Forums: Join online forums and speak with couples who have recently dealt with the clinic you are considering. Learn about other experiences and make sure the clinic’s website reflects the experiences of these couples.
Google: Search to see if there have been any problems/issues with the clinic and try to find out if the clinic is represented in general surrogacy articles in that country.
Fees: Make sure you know what you are paying for. Do not be tempted by less expensive fees as it may end up costing you more in the long run.
Make contact with your Irish Solicitor
Before you sign any contracts get in touch with your solicitor in Ireland so that they can discuss the surrogacy process, share their experiences with you and offer their guidance and assistance.
Contact The NISIG
The National Infertility Support Information Group offers support, advice and guidance for intending Irish parents throughout the surrogacy process. They can be contacted via their website: www.nisig.com, email: email@example.com and telephone: 087 797 5058.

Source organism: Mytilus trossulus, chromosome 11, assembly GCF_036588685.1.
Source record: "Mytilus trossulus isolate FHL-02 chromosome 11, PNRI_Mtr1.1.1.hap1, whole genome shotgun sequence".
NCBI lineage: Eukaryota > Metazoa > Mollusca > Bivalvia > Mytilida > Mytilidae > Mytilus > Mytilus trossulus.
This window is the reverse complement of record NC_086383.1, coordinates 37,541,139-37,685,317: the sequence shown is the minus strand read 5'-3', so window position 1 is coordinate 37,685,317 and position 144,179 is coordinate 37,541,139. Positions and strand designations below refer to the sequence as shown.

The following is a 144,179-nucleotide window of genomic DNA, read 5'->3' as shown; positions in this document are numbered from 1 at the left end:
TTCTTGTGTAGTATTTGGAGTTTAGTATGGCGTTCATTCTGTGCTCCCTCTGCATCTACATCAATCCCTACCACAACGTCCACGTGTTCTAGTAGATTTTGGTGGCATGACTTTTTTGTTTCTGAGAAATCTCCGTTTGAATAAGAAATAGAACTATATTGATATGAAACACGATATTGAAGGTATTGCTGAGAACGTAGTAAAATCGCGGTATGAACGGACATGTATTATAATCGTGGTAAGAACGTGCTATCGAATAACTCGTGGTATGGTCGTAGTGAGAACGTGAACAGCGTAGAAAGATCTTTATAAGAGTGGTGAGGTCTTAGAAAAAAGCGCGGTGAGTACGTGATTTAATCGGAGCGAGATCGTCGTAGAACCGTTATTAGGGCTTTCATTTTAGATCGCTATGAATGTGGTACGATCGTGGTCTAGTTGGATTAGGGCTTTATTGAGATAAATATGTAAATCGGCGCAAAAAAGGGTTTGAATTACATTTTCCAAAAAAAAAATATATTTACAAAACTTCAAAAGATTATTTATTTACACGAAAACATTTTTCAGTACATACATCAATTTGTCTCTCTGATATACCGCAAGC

At Poe Kiely Hogan Lanigan, we believe that couples considering surrogacy as an option to realise their dreams of becoming parents need as much relevant information as possible so that they can make informed decisions which are right for them. Surrogacy can be a complex area with many different rules in different countries and various legal implications based upon the decisions you make.
You can be assured that Poe Kiely Hogan Lanigan has extensive experience advising Irish couples looking at surrogacy as an option to start a family of their own, however, we also recognise that at the end of the day, no matter the paperwork and legislation involved, it is all about people, both parents and child, and we bring an empathetic and compassionate approach to our advice.